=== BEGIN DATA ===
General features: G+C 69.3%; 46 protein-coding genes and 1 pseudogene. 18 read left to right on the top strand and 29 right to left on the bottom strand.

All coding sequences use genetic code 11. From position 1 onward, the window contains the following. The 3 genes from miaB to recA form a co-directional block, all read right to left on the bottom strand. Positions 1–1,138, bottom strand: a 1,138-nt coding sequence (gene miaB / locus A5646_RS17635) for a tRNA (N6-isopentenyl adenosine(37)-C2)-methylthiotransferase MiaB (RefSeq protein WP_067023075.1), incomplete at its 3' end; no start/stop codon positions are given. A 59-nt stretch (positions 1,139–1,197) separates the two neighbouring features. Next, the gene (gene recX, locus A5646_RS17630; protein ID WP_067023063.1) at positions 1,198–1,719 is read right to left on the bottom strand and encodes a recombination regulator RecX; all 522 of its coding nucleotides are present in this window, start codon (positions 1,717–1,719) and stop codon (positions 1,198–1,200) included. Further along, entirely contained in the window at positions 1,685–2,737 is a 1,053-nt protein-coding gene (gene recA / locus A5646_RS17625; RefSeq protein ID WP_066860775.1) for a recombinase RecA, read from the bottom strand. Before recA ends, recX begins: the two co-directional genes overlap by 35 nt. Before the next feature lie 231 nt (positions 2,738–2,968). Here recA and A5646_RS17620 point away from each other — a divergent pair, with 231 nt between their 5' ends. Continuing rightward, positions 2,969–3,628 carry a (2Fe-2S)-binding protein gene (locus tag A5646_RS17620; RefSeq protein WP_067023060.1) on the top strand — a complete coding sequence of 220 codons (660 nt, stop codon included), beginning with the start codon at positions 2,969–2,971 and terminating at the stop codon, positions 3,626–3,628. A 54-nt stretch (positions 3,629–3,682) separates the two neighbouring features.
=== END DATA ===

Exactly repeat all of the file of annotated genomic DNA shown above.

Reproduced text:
General features: G+C 69.3%; 46 protein-coding genes and 1 pseudogene. 18 read left to right on the top strand and 29 right to left on the bottom strand.

All coding sequences use genetic code 11. From position 1 onward, the window contains the following. The 3 genes from miaB to recA form a co-directional block, all read right to left on the bottom strand. Positions 1–1,138, bottom strand: a 1,138-nt coding sequence (gene miaB / locus A5646_RS17635) for a tRNA (N6-isopentenyl adenosine(37)-C2)-methylthiotransferase MiaB (RefSeq protein WP_067023075.1), incomplete at its 3' end; no start/stop codon positions are given. A 59-nt stretch (positions 1,139–1,197) separates the two neighbouring features. Next, the gene (gene recX, locus A5646_RS17630; protein ID WP_067023063.1) at positions 1,198–1,719 is read right to left on the bottom strand and encodes a recombination regulator RecX; all 522 of its coding nucleotides are present in this window, start codon (positions 1,717–1,719) and stop codon (positions 1,198–1,200) included. Further along, entirely contained in the window at positions 1,685–2,737 is a 1,053-nt protein-coding gene (gene recA / locus A5646_RS17625; RefSeq protein ID WP_066860775.1) for a recombinase RecA, read from the bottom strand. Before recA ends, recX begins: the two co-directional genes overlap by 35 nt. Before the next feature lie 231 nt (positions 2,738–2,968). Here recA and A5646_RS17620 point away from each other — a divergent pair, with 231 nt between their 5' ends. Continuing rightward, positions 2,969–3,628 carry a (2Fe-2S)-binding protein gene (locus tag A5646_RS17620; RefSeq protein WP_067023060.1) on the top strand — a complete coding sequence of 220 codons (660 nt, stop codon included), beginning with the start codon at positions 2,969–2,971 and terminating at the stop codon, positions 3,626–3,628. A 54-nt stretch (positions 3,629–3,682) separates the two neighbouring features.